Digital Consolidation: Here for the Long Haul or Another Passing Fad?
In the world of digital publishing, mergers and acquisitions have become almost commonplace, with consolidation dominating the 2019 headlines. From Vox Media’s acquisition of New York Media to Bustle Digital Group’s purchase of Inverse, and from Vice Media’s $400 million acquisition of Refinery29 to Group Nine Media’s $300 million acquisition of PopSugar, the digital media sector is experiencing a major shake-up. But are M&As here to stay or just the industry’s latest way of handling the ever-changing media landscape?
I would argue that the answer is two-fold: I think consolidation is the wave of the future while also being a way to weather the storm of changes that digital publishers have been feeling for quite some time. The fact is that there are a host of solid reasons why these mergers and acquisitions are a major plus for the digital media landscape. Here are the top 5:
Why Consolidation Is a Good Thing
1. It can boost and broaden audience.
One of the major benefits of consolidation is expanded audience reach. When Vice acquired Refinery29, Vice’s mainly male audience merged with Refinery29’s millennial female audience, providing Vice and its advertising partners access to a brand-new audience for its content and products. In short, broader reach and frequency provides more opportunities to deliver content at scale.
2. It can offer expanded capabilities.
Rather than building new capabilities and technology solutions from scratch, mergers and acquisitions mean an easier way to beef up offerings and margins. For example, Refinery29’s expertise in creating experiential marketing solutions offers Vice added multimedia capability that Vice and its ad agency Virtue didn’t previously have. Nowadays, many publishers prefer buying partnerships over building them from the ground up, making M&As even more attractive.
3. It can combine assets and resources.
Consolidation supports the idea that there is strength in numbers – more shared assets and resources goes hand in hand with cost savings and increased reach. Vox’s acquisition of New York Media, including New York Magazine, helped Vox fill a print hole in its multimedia portfolio while providing New York Magazine with much-needed resources to combat a recent staff lay-off. Shared resources are also better for infrastructure. With infrastructure requirements constantly in flux, publishers have to find multi-purpose and cost-effective technology and tools that work for them. But with consolidation, sharing technology and infrastructure makes it possible for publishers to save time and money and more effectively distribute content.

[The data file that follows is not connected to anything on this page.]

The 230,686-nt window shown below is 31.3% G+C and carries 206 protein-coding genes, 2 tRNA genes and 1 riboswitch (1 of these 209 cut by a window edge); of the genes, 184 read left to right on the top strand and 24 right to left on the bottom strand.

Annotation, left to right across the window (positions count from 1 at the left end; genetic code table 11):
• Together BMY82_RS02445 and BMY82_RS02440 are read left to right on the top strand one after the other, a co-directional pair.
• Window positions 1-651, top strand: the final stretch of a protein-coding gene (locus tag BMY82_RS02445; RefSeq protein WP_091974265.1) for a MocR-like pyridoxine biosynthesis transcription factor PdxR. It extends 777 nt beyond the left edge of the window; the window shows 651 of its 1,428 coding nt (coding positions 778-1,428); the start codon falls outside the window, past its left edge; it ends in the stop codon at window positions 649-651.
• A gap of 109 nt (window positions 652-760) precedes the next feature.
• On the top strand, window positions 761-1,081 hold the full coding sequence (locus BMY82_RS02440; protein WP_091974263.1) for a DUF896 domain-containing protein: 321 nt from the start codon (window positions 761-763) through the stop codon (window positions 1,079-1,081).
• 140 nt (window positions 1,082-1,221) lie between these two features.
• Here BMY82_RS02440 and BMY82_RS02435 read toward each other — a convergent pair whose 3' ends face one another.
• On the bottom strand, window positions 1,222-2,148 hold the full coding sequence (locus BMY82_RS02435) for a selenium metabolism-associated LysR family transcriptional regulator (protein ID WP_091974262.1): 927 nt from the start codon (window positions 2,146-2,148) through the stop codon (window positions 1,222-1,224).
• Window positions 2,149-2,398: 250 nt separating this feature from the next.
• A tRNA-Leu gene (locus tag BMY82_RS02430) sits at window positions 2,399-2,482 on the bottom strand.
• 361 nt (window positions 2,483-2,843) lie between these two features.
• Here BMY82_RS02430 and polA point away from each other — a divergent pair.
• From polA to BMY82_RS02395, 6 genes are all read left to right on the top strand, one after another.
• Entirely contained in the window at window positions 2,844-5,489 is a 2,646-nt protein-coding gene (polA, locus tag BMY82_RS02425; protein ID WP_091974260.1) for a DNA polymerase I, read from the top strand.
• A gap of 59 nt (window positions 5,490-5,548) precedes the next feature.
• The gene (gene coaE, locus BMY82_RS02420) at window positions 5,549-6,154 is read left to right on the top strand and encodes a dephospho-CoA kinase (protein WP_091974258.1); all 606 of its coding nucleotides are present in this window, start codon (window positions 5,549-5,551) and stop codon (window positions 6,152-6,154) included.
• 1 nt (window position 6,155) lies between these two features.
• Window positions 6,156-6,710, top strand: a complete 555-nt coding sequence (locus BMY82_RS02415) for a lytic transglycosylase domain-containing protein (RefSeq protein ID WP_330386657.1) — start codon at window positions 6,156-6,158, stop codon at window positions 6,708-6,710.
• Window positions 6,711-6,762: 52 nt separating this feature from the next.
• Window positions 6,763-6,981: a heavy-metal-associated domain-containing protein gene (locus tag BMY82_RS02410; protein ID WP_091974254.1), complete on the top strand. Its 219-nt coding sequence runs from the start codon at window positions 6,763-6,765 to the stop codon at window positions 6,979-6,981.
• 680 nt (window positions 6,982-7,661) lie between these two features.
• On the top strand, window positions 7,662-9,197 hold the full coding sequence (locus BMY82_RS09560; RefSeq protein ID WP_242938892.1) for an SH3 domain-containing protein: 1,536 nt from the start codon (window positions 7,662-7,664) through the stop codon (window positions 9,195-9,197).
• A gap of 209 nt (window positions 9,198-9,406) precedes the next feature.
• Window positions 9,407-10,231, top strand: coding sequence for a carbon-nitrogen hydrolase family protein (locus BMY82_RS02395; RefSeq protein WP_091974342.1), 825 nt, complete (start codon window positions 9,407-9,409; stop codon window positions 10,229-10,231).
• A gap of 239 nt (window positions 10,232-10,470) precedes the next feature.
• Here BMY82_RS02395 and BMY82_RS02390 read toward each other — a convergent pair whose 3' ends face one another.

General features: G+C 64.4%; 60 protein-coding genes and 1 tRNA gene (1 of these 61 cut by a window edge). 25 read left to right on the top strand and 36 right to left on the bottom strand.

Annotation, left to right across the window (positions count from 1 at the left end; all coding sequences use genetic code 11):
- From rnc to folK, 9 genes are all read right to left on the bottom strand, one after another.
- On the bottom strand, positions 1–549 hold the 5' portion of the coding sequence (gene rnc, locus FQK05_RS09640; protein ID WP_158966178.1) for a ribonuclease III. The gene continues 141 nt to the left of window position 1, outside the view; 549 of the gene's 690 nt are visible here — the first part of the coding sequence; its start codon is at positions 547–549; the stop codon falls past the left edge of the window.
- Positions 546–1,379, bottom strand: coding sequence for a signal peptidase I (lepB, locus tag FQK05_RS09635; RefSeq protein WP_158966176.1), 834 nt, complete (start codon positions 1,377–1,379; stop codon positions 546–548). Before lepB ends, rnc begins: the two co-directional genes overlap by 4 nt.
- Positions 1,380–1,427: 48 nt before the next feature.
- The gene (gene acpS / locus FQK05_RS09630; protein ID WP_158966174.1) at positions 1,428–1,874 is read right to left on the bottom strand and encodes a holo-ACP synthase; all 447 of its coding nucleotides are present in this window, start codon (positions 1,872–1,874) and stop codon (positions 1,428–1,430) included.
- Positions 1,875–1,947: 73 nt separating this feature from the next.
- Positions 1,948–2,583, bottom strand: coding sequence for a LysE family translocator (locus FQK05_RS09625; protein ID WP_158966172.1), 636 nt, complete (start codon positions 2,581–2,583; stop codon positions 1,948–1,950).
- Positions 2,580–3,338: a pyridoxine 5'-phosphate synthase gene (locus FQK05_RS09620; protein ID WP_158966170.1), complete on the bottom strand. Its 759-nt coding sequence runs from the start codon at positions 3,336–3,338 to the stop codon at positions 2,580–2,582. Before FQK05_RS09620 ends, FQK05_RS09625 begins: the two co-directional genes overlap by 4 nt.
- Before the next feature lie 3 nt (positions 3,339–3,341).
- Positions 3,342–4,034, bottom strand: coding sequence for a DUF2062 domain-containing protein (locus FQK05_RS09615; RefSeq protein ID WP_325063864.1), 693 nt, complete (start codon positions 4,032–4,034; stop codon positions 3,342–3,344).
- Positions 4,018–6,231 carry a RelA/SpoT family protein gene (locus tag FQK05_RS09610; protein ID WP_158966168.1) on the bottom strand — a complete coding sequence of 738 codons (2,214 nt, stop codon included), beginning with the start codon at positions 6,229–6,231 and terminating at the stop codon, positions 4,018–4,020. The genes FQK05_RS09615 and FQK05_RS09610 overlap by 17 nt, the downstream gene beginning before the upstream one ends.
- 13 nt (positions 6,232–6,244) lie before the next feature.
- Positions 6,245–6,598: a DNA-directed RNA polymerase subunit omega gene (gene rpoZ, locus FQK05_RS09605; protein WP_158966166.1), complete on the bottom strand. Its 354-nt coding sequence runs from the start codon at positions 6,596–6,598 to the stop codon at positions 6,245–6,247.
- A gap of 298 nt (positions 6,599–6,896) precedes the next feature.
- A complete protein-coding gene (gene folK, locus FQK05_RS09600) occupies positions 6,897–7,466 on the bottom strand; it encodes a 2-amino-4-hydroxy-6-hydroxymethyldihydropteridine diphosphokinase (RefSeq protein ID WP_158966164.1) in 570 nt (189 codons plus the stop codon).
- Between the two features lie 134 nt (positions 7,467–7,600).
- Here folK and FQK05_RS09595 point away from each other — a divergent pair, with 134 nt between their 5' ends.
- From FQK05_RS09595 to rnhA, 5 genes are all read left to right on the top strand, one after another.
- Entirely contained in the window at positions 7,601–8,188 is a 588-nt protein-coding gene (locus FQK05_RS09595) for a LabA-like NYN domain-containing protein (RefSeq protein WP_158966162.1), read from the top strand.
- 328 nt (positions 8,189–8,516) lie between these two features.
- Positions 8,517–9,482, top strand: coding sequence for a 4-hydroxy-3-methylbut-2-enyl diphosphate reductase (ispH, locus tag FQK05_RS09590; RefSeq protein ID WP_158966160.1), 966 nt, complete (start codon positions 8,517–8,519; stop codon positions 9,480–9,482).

4. It can provide necessary push-back on digital advertising giants.
With Google, Facebook, and, now, Amazon, dominating the digital advertising industry, combining forces may be just what’s needed to negotiate better terms with these major platforms. BuzzFeed CEO Jonah Peretti said, “If BuzzFeed and five of the other biggest companies were combined into a bigger digital media company, you would probably be able to get paid more money.” Consolidation may offer a viable way to challenge the dominance of these players in the coming years.
5. It can yield better, customized content.
In an industry where content is still king, consolidation provides a critical opportunity to deliver more robust, customized content at scale. Taking it one step further, I would argue that consolidation will help identify the strongest content providers in the marketplace and say adieu to the weaker ones. Of course, it will be interesting to see how content evolves, especially among the diversified Group Nine portfolio that includes the PopSugar audience.
Will Consolidation Last?
Although some may think consolidation is just a passing trend, I believe that it’s here to stay. While media consolidation is not novel, these latest deals provide an important glimpse into the future of the digital media landscape.
As companies continue to diversify revenue streams and rely more on non-advertising portions of their business, the landscape may change even more. But in the meantime, consolidation offers today’s publishers enough benefits to make navigating the ever-changing industry more manageable. And at the end of the day, consolidation will be critical to weeding out those companies that can’t scale on their own during this crucial stage.
Rich Routman is the President and Chief Revenue Officer of Minute Media, where he oversees all commercial activities and partnerships companywide. Most recently, Rich served as Chief Revenue Officer at Perform Media, global sports content and media group and owner of Sporting News. Prior to that, Rich launched the distribution and monetization business for Silver Chalice Ventures and has previous experience at both early stage start-ups and large organizations such as the NFL. Rich was recognized as Digiday's 2018 Publishing Executive of the Year for his ability to grow Minute Media's revenue by 130% year over year and scale the company to a top 10 digital sports platform in the U.S. and other key commercial markets.